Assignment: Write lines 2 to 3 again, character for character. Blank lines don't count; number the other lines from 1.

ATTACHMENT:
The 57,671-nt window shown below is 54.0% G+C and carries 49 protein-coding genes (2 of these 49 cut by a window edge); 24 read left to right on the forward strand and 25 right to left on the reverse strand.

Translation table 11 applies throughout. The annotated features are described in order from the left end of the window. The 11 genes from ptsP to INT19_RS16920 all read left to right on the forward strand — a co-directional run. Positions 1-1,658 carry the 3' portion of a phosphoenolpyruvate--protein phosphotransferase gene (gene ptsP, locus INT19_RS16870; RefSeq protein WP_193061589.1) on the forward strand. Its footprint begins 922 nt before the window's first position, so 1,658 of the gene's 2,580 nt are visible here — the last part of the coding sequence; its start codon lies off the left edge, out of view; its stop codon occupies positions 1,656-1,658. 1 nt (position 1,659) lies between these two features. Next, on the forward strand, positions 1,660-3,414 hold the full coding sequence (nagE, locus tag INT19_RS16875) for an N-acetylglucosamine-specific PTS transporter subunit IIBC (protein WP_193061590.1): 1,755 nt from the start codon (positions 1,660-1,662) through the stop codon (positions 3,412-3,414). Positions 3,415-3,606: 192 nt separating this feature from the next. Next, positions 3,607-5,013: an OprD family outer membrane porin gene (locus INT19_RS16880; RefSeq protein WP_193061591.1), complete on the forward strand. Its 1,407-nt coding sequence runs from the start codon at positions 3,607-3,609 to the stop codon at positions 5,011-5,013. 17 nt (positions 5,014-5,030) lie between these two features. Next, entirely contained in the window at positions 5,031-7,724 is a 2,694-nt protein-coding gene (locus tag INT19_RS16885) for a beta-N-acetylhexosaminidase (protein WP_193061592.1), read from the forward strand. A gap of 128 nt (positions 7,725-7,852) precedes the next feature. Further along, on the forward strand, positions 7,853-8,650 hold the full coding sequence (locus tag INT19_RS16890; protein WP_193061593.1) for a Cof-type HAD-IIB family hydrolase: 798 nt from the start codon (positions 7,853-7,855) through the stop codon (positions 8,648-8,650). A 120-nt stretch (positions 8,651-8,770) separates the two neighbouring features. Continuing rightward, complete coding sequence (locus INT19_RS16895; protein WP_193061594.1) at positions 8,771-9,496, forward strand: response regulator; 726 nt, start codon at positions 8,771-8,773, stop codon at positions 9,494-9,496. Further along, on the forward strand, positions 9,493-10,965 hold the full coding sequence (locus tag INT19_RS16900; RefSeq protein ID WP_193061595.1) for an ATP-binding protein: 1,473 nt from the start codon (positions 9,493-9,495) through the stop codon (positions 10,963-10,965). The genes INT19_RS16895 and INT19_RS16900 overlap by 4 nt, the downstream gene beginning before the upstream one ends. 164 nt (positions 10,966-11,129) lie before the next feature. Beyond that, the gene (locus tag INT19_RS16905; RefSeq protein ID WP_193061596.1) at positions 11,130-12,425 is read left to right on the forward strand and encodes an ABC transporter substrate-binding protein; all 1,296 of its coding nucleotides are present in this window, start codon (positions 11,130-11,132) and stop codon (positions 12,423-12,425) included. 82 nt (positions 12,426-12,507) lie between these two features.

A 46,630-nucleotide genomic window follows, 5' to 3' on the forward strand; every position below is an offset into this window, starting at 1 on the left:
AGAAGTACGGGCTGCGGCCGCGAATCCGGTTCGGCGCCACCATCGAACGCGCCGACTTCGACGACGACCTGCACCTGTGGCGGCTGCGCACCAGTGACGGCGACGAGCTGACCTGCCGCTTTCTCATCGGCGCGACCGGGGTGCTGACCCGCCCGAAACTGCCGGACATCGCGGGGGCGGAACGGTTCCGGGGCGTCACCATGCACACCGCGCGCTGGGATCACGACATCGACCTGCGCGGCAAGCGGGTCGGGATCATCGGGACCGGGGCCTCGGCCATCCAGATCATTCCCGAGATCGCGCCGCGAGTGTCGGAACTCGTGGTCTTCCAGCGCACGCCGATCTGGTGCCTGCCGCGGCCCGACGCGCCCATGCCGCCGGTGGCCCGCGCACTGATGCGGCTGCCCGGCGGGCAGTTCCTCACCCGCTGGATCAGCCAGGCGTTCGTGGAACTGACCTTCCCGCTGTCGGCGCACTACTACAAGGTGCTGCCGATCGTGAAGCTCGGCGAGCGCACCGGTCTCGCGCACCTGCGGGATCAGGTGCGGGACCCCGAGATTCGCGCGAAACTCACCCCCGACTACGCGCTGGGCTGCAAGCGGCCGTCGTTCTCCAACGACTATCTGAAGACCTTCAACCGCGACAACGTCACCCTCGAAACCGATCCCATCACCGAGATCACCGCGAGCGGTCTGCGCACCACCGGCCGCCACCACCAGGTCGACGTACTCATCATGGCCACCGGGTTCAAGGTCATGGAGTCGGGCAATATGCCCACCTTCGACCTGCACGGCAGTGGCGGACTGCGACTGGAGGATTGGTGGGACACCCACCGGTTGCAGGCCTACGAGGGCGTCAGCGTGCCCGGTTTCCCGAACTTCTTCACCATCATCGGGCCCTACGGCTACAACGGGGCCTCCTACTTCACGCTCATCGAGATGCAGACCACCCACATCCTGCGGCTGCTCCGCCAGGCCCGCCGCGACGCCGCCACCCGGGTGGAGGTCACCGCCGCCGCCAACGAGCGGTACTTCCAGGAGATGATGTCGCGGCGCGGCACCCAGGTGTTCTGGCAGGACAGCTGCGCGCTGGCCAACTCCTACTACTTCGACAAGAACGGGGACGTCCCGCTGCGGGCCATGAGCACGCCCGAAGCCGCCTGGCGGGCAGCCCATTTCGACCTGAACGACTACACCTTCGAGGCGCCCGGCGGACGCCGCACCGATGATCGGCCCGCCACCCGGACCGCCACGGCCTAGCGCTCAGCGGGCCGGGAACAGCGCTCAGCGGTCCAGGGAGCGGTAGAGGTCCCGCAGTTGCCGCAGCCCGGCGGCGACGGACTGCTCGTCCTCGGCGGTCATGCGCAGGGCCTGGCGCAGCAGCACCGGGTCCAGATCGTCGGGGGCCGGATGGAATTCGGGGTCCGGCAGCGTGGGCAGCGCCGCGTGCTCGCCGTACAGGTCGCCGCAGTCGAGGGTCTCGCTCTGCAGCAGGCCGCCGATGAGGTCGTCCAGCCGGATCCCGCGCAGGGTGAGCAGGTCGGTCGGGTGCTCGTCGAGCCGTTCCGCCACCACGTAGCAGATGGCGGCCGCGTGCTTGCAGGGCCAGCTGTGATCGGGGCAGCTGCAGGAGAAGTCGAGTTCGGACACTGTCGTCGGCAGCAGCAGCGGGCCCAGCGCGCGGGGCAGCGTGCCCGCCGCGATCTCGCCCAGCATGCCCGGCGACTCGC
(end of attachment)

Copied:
Translation table 11 applies throughout. The annotated features are described in order from the left end of the window. The 11 genes from ptsP to INT19_RS16920 all read left to right on the forward strand — a co-directional run. Positions 1-1,658 carry the 3' portion of a phosphoenolpyruvate--protein phosphotransferase gene (gene ptsP, locus INT19_RS16870; RefSeq protein WP_193061589.1) on the forward strand. Its footprint begins 922 nt before the window's first position, so 1,658 of the gene's 2,580 nt are visible here — the last part of the coding sequence; its start codon lies off the left edge, out of view; its stop codon occupies positions 1,656-1,658. 1 nt (position 1,659) lies between these two features. Next, on the forward strand, positions 1,660-3,414 hold the full coding sequence (nagE, locus tag INT19_RS16875) for an N-acetylglucosamine-specific PTS transporter subunit IIBC (protein WP_193061590.1): 1,755 nt from the start codon (positions 1,660-1,662) through the stop codon (positions 3,412-3,414). Positions 3,415-3,606: 192 nt separating this feature from the next. Next, positions 3,607-5,013: an OprD family outer membrane porin gene (locus INT19_RS16880; RefSeq protein WP_193061591.1), complete on the forward strand. Its 1,407-nt coding sequence runs from the start codon at positions 3,607-3,609 to the stop codon at positions 5,011-5,013. 17 nt (positions 5,014-5,030) lie between these two features. Next, entirely contained in the window at positions 5,031-7,724 is a 2,694-nt protein-coding gene (locus tag INT19_RS16885) for a beta-N-acetylhexosaminidase (protein WP_193061592.1), read from the forward strand. A gap of 128 nt (positions 7,725-7,852) precedes the next feature. Further along, on the forward strand, positions 7,853-8,650 hold the full coding sequence (locus tag INT19_RS16890; protein WP_193061593.1) for a Cof-type HAD-IIB family hydrolase: 798 nt from the start codon (positions 7,853-7,855) through the stop codon (positions 8,648-8,650). A 120-nt stretch (positions 8,651-8,770) separates the two neighbouring features. Continuing rightward, complete coding sequence (locus INT19_RS16895; protein WP_193061594.1) at positions 8,771-9,496, forward strand: response regulator; 726 nt, start codon at positions 8,771-8,773, stop codon at positions 9,494-9,496. Further along, on the forward strand, positions 9,493-10,965 hold the full coding sequence (locus tag INT19_RS16900; RefSeq protein ID WP_193061595.1) for an ATP-binding protein: 1,473 nt from the start codon (positions 9,493-9,495) through the stop codon (positions 10,963-10,965). The genes INT19_RS16895 and INT19_RS16900 overlap by 4 nt, the downstream gene beginning before the upstream one ends. 164 nt (positions 10,966-11,129) lie before the next feature. Beyond that, the gene (locus tag INT19_RS16905; RefSeq protein ID WP_193061596.1) at positions 11,130-12,425 is read left to right on the forward strand and encodes an ABC transporter substrate-binding protein; all 1,296 of its coding nucleotides are present in this window, start codon (positions 11,130-11,132) and stop codon (positions 12,423-12,425) included. 82 nt (positions 12,426-12,507) lie between these two features.

A 46,630-nucleotide genomic window follows, 5' to 3' on the forward strand; every position below is an offset into this window, starting at 1 on the left: